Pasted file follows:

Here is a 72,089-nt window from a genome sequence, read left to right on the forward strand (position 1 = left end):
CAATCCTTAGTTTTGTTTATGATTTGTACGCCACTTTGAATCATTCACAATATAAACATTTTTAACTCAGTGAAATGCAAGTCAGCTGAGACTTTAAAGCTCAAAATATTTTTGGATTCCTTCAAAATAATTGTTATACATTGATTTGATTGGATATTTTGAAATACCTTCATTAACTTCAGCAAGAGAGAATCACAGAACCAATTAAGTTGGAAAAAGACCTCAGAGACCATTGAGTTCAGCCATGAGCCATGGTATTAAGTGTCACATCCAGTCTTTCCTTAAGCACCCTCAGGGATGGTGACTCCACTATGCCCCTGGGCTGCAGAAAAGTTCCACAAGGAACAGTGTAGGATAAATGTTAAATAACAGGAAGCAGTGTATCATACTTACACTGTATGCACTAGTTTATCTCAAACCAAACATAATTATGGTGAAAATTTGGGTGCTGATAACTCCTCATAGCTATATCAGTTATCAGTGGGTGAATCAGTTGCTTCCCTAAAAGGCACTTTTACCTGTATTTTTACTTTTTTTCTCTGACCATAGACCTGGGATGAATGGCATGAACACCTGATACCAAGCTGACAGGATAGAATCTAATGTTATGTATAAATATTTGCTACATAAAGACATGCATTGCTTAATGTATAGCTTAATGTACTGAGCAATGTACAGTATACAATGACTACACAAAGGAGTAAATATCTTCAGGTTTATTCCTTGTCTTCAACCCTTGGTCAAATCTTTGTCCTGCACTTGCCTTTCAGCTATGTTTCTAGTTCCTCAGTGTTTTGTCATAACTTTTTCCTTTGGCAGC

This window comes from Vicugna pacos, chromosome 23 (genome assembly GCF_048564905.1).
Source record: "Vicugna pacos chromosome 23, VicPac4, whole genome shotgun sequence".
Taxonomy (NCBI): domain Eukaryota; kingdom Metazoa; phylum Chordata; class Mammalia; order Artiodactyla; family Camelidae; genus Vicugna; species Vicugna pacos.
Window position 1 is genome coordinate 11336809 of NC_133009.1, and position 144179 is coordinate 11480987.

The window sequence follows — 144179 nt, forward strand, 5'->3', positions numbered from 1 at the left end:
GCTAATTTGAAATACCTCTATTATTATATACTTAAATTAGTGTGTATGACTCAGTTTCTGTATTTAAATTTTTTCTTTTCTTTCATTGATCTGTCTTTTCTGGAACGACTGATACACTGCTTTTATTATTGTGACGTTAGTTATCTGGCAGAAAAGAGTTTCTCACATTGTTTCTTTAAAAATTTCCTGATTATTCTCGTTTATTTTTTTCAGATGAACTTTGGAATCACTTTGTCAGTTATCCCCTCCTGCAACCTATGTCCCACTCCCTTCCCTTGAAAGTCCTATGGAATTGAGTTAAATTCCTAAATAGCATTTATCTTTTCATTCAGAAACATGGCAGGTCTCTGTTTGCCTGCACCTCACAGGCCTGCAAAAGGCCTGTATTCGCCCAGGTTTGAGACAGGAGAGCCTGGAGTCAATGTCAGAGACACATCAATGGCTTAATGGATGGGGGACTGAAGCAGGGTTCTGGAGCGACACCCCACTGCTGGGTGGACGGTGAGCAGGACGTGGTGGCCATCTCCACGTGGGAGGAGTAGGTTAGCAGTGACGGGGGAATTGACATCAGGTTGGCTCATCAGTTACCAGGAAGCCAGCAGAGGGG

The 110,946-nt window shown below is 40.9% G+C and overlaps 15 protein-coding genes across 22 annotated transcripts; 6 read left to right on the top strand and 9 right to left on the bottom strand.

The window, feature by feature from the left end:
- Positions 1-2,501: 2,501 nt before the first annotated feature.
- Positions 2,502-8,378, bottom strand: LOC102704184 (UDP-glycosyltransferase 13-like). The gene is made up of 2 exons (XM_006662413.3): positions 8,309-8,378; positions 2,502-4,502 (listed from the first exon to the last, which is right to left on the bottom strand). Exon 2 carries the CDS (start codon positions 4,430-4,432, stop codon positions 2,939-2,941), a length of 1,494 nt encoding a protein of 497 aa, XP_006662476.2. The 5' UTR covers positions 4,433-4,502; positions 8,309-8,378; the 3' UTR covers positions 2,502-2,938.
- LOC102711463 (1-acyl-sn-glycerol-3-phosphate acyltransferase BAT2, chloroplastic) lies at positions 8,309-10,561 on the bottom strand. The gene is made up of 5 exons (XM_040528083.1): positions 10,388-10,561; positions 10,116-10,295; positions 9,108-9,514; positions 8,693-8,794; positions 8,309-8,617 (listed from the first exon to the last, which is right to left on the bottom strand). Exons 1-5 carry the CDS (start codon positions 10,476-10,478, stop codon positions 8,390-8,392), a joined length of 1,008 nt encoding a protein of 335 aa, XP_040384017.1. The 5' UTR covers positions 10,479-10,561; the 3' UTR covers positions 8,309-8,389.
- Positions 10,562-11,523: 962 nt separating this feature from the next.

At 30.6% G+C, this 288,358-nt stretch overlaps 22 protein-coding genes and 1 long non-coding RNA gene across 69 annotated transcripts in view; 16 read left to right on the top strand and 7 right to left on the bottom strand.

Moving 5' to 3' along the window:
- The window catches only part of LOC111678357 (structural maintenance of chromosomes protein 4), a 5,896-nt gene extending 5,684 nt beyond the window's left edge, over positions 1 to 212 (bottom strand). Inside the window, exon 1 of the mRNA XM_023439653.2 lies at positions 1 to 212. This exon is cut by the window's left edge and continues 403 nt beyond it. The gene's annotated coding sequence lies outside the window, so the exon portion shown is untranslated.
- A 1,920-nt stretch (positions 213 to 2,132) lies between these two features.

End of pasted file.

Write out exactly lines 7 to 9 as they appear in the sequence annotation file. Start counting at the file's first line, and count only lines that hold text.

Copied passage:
The window sequence follows — 144179 nt, forward strand, 5'->3', positions numbered from 1 at the left end:
GCTAATTTGAAATACCTCTATTATTATATACTTAAATTAGTGTGTATGACTCAGTTTCTGTATTTAAATTTTTTCTTTTCTTTCATTGATCTGTCTTTTCTGGAACGACTGATACACTGCTTTTATTATTGTGACGTTAGTTATCTGGCAGAAAAGAGTTTCTCACATTGTTTCTTTAAAAATTTCCTGATTATTCTCGTTTATTTTTTTCAGATGAACTTTGGAATCACTTTGTCAGTTATCCCCTCCTGCAACCTATGTCCCACTCCCTTCCCTTGAAAGTCCTATGGAATTGAGTTAAATTCCTAAATAGCATTTATCTTTTCATTCAGAAACATGGCAGGTCTCTGTTTGCCTGCACCTCACAGGCCTGCAAAAGGCCTGTATTCGCCCAGGTTTGAGACAGGAGAGCCTGGAGTCAATGTCAGAGACACATCAATGGCTTAATGGATGGGGGACTGAAGCAGGGTTCTGGAGCGACACCCCACTGCTGGGTGGACGGTGAGCAGGACGTGGTGGCCATCTCCACGTGGGAGGAGTAGGTTAGCAGTGACGGGGGAATTGACATCAGGTTGGCTCATCAGTTACCAGGAAGCCAGCAGAGGGG

The 110,946-nt window shown below is 40.9% G+C and overlaps 15 protein-coding genes across 22 annotated transcripts; 6 read left to right on the top strand and 9 right to left on the bottom strand.